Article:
After desert we walked back into the lounge, where my Mother drank a small cup of tea while my father and I had fun trying the variety of petit fours, and a kind old man complimented me on my posture. 
After tea we went back up to the room and I worked on editing pictures, and then at ten we decided to go back down so that my parents could order a glass or two of amoretto. I continued to edit pictures while they drank, and as they sipped from their ridiculously small glass we laughed and told stories in our little green armchairs next to a line of candles and a window. When they finished we went back up to the room and I played "A Child's Christmas in Wales" through my computer (we were going to play it on my father's iPod but his speaker wasn't working).
My mother fell asleep during "A Child's Christmas in Wales" like she always does, and after that the night slowly died down. My father decided to go to the other room that was supposed to be for me because he felt far too hot in the suite, and soon after that my mother went to bed. It is very odd because it is technically Christmas day now, and I should be feeling that familiar rumble of excitement in my stomach, but it simple doesn't feel like Christmas to me. Nothing about this trip feels like my Christmas. It all feels very foreign and very disorienting…though certainly not in a bad way.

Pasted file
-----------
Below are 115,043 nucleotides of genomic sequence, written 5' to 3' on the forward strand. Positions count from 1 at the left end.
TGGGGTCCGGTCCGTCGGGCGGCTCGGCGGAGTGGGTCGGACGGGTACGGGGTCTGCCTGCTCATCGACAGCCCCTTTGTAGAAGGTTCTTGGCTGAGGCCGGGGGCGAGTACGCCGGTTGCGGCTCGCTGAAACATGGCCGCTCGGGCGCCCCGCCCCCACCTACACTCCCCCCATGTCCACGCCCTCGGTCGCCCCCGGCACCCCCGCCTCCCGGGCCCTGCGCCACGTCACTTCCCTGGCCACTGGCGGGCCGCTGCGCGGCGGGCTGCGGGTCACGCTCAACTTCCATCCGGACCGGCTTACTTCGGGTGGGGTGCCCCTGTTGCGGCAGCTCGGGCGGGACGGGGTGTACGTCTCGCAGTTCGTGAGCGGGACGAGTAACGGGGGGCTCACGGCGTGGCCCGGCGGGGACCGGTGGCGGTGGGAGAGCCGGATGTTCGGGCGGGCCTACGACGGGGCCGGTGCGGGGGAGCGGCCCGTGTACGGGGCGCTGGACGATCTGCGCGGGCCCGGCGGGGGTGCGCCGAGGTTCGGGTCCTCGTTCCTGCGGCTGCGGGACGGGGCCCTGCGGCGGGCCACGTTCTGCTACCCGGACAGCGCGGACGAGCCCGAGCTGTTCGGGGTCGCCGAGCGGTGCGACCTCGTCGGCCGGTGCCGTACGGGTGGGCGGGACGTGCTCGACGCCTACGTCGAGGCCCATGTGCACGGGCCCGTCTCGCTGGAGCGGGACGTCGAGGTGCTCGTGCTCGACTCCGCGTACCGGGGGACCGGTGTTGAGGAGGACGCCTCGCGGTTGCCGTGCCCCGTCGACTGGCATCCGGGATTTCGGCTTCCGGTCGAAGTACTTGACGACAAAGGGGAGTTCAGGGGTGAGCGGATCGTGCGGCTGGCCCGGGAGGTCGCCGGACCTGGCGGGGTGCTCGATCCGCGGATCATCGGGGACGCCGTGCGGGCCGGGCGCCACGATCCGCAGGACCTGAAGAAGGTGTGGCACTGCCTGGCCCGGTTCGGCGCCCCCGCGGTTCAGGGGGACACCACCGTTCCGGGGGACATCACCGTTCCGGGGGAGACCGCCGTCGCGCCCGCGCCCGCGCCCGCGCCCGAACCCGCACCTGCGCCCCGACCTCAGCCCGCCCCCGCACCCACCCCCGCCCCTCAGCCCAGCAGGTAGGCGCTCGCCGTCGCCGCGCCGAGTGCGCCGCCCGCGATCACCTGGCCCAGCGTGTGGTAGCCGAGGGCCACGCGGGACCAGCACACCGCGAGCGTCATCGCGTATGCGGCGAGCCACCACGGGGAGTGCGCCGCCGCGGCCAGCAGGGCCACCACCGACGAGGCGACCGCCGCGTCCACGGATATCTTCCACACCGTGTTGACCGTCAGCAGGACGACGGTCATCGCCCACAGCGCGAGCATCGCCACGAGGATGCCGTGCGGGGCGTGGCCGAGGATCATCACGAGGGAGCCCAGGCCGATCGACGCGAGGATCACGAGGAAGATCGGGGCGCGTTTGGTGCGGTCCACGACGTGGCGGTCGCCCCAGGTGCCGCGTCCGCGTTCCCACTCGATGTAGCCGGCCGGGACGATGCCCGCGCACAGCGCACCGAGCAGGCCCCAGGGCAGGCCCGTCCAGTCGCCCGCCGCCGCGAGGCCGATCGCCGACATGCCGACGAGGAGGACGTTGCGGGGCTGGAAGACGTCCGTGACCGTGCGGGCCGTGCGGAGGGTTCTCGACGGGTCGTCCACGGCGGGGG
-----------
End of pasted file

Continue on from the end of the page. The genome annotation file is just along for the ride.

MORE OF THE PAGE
A mountain cloaked in clouds as we left the B&B
 This sign didn't comfort my mother who was scared to death at the top of a desolate looking mountain
 Stuck in a ditch
 Lake Vrnwy
 Lake Vrnwy
 Waterfall at Lake Vrnwy
 The lovely watchtower at Lake Vrnwy
 It was just so gorgeous there
 The evergreen and mist shrouded mountains surrounding Lake Vrynwy
 He was standing in the road as we were driving by

 The town we're staying at for Christmas
 It's Portmeirion
 It's lovely
 And has direct access to the beach
 Which I took advantage of numerous times
This lovely choir group sung Christmas carols to us all in Welsh, and were absolutely fantastic